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Perry Logan Donating Member (1000+ posts) Send PM | Profile | Ignore Sat Nov-17-07 12:01 PM
Response to Original message
33. Republicans are simply hard-wired to believe certain things. Nothing changes this.
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Captain Angry Donating Member (1000+ posts) Send PM | Profile | Ignore Sun Nov-18-07 02:20 AM
Response to Original message
34. You just didn't invest properly.

Neither did I, but that's beside the point. :-)

Hindsight being 20/20, I've seen some wild trends where some major money has been made.

For instance, go look at returns on the stocks of companies that run prisons. It's shocking. I mean, last time I looked, the whole damn sector was up BIG.

A *LOT* of money has been made outside the market this time around. Private placements, LBOs, hedge funds, dark pools, and other techniques have moved a tremendous amount of money into and out of a lot of pockets.


No new mortgage techniques were created in the last few years. But some oldies were used with different customers. No-documentation, and negative amortization loans were available to people for years. But those people were generally making so much money that they didn't need to go through the application process and weren't going to be credit risks.

In the past, banks held a lot of the mortgages, they didn't really have the collateralized debt tools that are so popular now. CDOs are being written down, not because they've lost intrinsic value, but because the buyers of these funds are afraid of them. Even the AAA tranches in these CDOs are too scary even though they can be built into a nearly failsafe investment.

This all happened 10 years ago. And it's happening again. People that manage mutual funds or the finances for large corporations / insurance companies / municipalities are buying stuff they don't understand. This happened and put Barings bank out of business. They financed the Louisiana Purchase, and 10 years ago they died because of bad bets.

The stock market, and many mutual funds have certainly been volatile, a lot of assets were bid up because of the fake money that came from higher home prices. Every time you see some jackass on TV say that nobody saw this mortgage foreclosure mess coming, keep in mind that this information was public in the 90's, but so many people were making money, nobody wanted to hear it.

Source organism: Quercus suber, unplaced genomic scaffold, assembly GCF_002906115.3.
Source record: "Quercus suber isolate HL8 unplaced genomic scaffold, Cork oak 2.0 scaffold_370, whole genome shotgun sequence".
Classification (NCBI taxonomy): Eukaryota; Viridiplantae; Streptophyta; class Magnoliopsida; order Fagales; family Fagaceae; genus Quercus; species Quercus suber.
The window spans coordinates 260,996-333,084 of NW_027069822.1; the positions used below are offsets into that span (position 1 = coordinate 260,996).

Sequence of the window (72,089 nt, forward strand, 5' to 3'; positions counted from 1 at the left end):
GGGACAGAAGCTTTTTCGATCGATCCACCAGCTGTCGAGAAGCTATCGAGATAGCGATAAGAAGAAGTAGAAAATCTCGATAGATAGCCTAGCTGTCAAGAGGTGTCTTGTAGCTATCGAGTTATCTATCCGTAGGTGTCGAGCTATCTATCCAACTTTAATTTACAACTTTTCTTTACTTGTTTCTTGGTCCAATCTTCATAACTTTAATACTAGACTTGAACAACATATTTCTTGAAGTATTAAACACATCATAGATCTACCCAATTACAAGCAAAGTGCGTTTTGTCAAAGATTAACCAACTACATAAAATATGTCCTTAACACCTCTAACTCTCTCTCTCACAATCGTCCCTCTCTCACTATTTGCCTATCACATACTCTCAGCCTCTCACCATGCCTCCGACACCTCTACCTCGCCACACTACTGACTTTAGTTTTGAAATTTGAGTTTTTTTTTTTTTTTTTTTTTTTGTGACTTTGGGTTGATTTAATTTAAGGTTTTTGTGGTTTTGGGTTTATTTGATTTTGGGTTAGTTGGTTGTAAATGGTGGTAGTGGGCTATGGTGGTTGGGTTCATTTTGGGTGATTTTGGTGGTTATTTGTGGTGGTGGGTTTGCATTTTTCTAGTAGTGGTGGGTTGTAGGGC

When you have banks telling appraisers that "If you aren't going to value the property at X, don't submit a report because we're not paying." Guess what happens. Appraiser says: I like food. So does my family. That house looks like it's worth X.


Why do people think that Republicans manage money better? Because they're told that all the time. Republicans say that Democrats are going to spend and tax. Yet, Republicans are spending like there is no tomorrow. They don't officially tax things, yet they divert the costs in other ways.

A Democrat is going to take office in 2008, and will watch a Republican take over in 2012 because they have to spend all of their time repairing the last 8 years. It's going to hurt. So the Republicans will sit back and say how the Democrats have been anti-business and taking money from unions who make stuff more expensive...

And the cycle continues...

I think the market is actually going to pull into a lower volume of trades, and become less volatile as the market tries to determine who's taking over in 2008. I'm not saying it's going to do well, just that it's going to get a little boring. Some companies are going to fail. Some people are going to make a lot of money off of the people who held the failing company's stock. But I still think things will calm down a bit.
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calteacherguy Donating Member (1000+ posts) Send PM | Profile | Ignore Sun Nov-18-07 02:29 AM
Response to Original message
35. Uh...where have you been? The market has been doing well since March 2003. nt